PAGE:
Escherichia coli Shiga toxins induce apoptosis in epithelial cells that is regulated by the Bcl-2 family Academic Article uri icon

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abstract

  • Human intestinal cells lack globotriaosylceramide (Gb3), the receptor for Shiga toxin-1 (Stx1) and Shiga toxin-2 (Stx2). Therefore, the role of these toxins in mediating intestinal disease during infection with Shiga toxin-producing Escherichia coli is unclear. The aims of this study were to determine whether Stx1 and Stx2 induce apoptosis in epithelial cells expressing (HEp-2, Caco-2) or lacking (T84) Gb3 and to characterize the role of the Bcl-2 family. Stx1 (12.5 ng/ml) induced apoptosis in both HEp-2 (21.9 ± 7.9% vs. 0.8 ± 0.3%, P = 0.01) and Caco-2 (10.1 ± 1.2% vs. 3.1 ± 0.4%, P = 0.006) cells but not in Gb3-deficient T84 cells. Toxin-mediated apoptosis of HEp-2 cells was associated with enhanced expression of the proapoptotic protein Bax. Inhibition of caspase activation prevented toxin-stimulated apoptosis. In addition, overexpression of Bcl-2 by transient transfection blocked Stx1-stimulated cell death. These findings indicate that Shiga toxins produced by E. coli signal Gb3-expressing epithelial cells to undergo apoptosis in association with enhanced Bax expression, thereby resulting in activation of the caspase cascade.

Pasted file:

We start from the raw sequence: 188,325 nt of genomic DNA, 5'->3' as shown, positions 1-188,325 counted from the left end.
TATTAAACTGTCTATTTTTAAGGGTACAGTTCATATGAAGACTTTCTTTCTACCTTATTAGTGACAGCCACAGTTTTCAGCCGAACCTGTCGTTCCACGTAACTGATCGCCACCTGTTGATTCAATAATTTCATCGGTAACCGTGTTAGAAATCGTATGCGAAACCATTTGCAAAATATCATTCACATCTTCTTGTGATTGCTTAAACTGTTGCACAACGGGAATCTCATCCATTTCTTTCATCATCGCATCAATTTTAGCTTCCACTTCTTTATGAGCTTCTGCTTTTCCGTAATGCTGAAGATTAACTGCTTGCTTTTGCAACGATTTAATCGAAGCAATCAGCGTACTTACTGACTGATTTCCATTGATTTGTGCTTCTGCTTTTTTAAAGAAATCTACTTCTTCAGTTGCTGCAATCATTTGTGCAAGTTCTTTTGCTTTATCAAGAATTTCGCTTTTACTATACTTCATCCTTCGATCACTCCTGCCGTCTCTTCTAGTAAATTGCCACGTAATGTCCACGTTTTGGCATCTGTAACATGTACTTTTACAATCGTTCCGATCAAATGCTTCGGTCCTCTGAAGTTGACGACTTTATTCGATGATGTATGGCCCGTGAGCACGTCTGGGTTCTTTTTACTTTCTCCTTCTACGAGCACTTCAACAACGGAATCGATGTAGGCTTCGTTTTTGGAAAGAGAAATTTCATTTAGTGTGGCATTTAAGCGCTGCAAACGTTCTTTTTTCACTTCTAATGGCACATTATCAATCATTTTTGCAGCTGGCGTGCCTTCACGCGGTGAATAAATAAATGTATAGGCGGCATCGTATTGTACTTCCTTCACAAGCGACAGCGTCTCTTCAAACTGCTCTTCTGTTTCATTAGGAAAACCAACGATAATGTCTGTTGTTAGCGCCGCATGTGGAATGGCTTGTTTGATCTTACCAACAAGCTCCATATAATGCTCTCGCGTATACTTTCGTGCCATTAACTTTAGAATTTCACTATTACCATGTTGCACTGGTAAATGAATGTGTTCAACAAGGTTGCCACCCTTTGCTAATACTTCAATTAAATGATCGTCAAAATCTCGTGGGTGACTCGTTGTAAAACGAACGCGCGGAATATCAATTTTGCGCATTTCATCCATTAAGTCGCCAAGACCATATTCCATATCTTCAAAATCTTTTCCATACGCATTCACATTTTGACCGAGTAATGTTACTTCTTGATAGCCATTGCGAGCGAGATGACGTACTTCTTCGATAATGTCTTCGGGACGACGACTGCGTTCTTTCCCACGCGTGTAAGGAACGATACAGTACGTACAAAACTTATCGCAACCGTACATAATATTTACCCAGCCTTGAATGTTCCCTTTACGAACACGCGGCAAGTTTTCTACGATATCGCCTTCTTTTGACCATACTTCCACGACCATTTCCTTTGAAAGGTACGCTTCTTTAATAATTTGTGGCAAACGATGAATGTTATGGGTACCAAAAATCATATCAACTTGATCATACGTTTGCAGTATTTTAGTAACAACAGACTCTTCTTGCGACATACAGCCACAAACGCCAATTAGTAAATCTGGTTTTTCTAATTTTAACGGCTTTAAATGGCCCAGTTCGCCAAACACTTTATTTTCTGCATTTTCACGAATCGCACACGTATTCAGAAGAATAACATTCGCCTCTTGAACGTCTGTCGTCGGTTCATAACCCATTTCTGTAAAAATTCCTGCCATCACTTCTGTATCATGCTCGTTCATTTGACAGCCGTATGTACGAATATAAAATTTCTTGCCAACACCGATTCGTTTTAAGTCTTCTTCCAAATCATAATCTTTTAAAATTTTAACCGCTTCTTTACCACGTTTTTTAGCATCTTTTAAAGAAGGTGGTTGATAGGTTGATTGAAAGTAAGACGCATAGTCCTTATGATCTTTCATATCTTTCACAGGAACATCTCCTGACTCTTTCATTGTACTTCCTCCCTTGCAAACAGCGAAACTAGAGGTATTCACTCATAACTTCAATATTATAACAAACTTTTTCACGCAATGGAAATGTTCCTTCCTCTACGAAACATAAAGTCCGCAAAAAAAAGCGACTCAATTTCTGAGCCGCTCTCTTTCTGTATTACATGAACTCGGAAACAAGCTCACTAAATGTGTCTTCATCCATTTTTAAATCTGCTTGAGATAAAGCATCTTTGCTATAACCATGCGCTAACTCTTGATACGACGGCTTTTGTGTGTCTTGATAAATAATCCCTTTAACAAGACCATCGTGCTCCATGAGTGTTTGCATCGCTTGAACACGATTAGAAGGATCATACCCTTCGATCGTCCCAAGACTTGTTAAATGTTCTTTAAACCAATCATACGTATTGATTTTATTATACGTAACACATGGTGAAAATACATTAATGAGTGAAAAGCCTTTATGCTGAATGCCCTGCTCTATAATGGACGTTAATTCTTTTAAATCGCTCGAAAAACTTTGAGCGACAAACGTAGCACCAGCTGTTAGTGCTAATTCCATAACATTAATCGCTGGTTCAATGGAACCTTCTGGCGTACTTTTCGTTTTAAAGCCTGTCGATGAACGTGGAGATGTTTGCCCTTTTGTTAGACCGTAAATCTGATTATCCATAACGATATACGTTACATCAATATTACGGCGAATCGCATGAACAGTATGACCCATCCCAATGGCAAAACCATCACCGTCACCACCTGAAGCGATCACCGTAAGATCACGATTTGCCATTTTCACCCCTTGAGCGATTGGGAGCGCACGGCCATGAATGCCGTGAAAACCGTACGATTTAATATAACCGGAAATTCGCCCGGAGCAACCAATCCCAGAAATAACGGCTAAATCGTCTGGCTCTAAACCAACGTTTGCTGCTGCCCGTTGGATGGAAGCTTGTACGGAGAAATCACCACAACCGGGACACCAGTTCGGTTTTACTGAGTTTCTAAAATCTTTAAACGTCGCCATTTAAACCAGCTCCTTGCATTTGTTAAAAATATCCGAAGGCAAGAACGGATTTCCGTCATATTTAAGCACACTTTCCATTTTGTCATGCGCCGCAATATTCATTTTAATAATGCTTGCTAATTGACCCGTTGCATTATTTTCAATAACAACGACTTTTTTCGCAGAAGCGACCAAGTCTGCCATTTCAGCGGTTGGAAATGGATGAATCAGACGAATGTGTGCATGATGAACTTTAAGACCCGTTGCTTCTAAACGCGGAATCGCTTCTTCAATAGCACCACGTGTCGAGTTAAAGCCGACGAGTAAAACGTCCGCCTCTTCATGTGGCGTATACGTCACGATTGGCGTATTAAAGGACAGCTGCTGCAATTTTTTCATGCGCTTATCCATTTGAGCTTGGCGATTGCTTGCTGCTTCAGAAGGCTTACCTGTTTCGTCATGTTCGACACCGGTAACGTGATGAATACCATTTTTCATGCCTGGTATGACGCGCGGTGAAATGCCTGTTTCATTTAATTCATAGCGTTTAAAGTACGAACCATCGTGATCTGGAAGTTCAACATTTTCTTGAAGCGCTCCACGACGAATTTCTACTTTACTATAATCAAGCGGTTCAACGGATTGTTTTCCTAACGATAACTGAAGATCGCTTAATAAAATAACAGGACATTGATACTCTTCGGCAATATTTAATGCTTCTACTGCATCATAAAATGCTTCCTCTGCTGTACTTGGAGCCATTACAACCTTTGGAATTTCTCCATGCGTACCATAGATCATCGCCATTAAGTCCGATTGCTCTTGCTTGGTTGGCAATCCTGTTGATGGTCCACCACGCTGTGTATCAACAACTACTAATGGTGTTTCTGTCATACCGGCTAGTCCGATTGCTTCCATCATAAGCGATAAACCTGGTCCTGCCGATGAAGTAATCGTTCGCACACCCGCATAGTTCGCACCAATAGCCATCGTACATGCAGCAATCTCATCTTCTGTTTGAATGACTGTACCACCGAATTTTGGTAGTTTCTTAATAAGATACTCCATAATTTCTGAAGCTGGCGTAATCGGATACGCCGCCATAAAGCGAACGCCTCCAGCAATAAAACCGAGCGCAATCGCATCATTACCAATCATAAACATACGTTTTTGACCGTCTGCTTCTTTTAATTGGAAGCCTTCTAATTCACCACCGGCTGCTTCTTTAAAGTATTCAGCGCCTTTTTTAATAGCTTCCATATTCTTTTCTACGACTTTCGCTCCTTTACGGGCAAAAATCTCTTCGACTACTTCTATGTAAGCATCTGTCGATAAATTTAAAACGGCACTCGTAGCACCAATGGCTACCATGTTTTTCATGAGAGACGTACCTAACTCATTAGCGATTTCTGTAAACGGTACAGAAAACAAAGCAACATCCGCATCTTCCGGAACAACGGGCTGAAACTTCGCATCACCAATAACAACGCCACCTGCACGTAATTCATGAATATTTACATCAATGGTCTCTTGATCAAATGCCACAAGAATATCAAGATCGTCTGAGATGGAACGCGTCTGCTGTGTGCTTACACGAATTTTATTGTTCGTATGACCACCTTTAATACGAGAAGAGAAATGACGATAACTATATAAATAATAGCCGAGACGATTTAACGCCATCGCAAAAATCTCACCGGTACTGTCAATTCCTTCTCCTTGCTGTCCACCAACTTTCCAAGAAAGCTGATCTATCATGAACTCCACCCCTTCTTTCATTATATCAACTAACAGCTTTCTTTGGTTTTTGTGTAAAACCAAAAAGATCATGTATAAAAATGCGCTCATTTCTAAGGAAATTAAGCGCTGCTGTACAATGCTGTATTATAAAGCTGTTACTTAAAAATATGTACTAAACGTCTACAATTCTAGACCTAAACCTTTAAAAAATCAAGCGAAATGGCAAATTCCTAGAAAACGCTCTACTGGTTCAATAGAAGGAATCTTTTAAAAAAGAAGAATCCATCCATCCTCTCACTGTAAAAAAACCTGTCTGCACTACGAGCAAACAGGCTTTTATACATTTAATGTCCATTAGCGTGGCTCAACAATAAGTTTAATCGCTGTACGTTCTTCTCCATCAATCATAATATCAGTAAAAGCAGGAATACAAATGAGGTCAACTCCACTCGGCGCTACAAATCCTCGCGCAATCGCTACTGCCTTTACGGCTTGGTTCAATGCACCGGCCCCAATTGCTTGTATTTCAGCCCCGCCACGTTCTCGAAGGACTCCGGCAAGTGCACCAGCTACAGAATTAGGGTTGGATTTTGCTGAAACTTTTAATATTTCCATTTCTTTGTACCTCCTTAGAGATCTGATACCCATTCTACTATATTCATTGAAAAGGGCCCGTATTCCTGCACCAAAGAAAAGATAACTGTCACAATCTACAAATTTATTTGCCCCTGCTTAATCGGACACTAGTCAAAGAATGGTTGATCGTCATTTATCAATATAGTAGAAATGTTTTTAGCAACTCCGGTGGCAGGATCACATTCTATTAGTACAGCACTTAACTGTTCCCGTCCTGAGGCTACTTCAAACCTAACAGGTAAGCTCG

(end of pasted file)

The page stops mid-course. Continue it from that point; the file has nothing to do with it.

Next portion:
authors

  • Jones, Nicola L
  • Islur, Avinash
  • Haq, Rizwan
  • Mascarenhas, Mariola
  • Karmali, Mohamed A
  • Perdue, Mary
  • Zanke, Brent W
  • Sherman, Philip M

publication date

  • May 1, 2000

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